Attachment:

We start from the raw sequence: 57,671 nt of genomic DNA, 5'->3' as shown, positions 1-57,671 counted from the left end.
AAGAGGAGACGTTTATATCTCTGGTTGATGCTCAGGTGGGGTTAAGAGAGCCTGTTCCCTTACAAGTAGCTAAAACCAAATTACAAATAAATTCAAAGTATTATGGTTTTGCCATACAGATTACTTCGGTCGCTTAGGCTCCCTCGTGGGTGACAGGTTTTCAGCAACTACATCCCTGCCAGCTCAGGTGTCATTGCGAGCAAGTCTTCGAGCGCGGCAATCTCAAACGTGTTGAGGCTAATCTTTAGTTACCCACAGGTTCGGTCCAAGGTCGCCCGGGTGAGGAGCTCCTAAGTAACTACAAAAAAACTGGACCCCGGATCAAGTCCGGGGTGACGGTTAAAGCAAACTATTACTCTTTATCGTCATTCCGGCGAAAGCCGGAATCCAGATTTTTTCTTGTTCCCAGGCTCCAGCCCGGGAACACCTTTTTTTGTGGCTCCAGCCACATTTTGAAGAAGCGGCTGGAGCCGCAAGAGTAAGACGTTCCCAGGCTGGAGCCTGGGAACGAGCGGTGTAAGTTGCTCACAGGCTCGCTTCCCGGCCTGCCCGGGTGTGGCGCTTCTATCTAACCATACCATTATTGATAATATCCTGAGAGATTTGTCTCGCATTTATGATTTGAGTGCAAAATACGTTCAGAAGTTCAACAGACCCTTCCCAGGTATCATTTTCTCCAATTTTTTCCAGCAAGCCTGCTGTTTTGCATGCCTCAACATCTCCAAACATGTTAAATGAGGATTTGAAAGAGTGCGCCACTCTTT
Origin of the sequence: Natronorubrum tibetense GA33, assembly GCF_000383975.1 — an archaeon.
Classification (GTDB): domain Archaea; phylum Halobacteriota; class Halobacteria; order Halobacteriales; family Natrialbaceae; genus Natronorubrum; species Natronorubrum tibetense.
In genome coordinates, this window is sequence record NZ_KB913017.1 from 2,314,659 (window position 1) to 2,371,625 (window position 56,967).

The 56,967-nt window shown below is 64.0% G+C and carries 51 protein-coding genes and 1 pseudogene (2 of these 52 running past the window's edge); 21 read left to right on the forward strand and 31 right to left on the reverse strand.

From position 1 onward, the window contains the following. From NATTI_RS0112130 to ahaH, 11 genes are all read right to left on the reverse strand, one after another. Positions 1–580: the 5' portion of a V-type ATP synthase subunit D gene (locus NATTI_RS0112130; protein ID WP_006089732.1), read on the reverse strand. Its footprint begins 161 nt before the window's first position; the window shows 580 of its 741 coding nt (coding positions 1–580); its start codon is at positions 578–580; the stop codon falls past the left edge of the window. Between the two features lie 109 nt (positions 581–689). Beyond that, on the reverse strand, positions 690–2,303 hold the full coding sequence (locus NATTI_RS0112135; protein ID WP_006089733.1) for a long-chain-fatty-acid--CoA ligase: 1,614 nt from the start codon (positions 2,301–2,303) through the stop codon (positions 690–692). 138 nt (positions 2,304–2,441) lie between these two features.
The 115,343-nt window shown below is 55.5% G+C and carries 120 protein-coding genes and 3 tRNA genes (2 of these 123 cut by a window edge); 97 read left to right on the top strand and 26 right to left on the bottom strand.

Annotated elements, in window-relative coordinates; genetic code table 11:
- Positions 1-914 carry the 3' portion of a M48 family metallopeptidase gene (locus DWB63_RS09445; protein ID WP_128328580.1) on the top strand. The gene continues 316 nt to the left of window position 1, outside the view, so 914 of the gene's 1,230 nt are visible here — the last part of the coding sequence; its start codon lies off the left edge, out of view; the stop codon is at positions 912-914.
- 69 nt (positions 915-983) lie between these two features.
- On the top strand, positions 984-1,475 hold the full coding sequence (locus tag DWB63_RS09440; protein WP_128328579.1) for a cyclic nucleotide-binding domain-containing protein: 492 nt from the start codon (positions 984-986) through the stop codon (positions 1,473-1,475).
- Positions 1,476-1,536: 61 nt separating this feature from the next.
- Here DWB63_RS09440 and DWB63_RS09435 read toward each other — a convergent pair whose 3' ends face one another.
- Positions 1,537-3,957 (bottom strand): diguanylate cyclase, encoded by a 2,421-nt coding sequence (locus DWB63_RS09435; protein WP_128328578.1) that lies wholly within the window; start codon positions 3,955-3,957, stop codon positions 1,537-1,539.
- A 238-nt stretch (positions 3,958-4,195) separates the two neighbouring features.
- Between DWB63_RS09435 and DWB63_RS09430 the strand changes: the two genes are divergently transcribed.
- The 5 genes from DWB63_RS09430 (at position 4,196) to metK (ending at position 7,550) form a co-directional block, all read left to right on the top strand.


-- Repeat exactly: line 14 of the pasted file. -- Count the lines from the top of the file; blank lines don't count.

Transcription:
- Here DWB63_RS09440 and DWB63_RS09435 read toward each other — a convergent pair whose 3' ends face one another.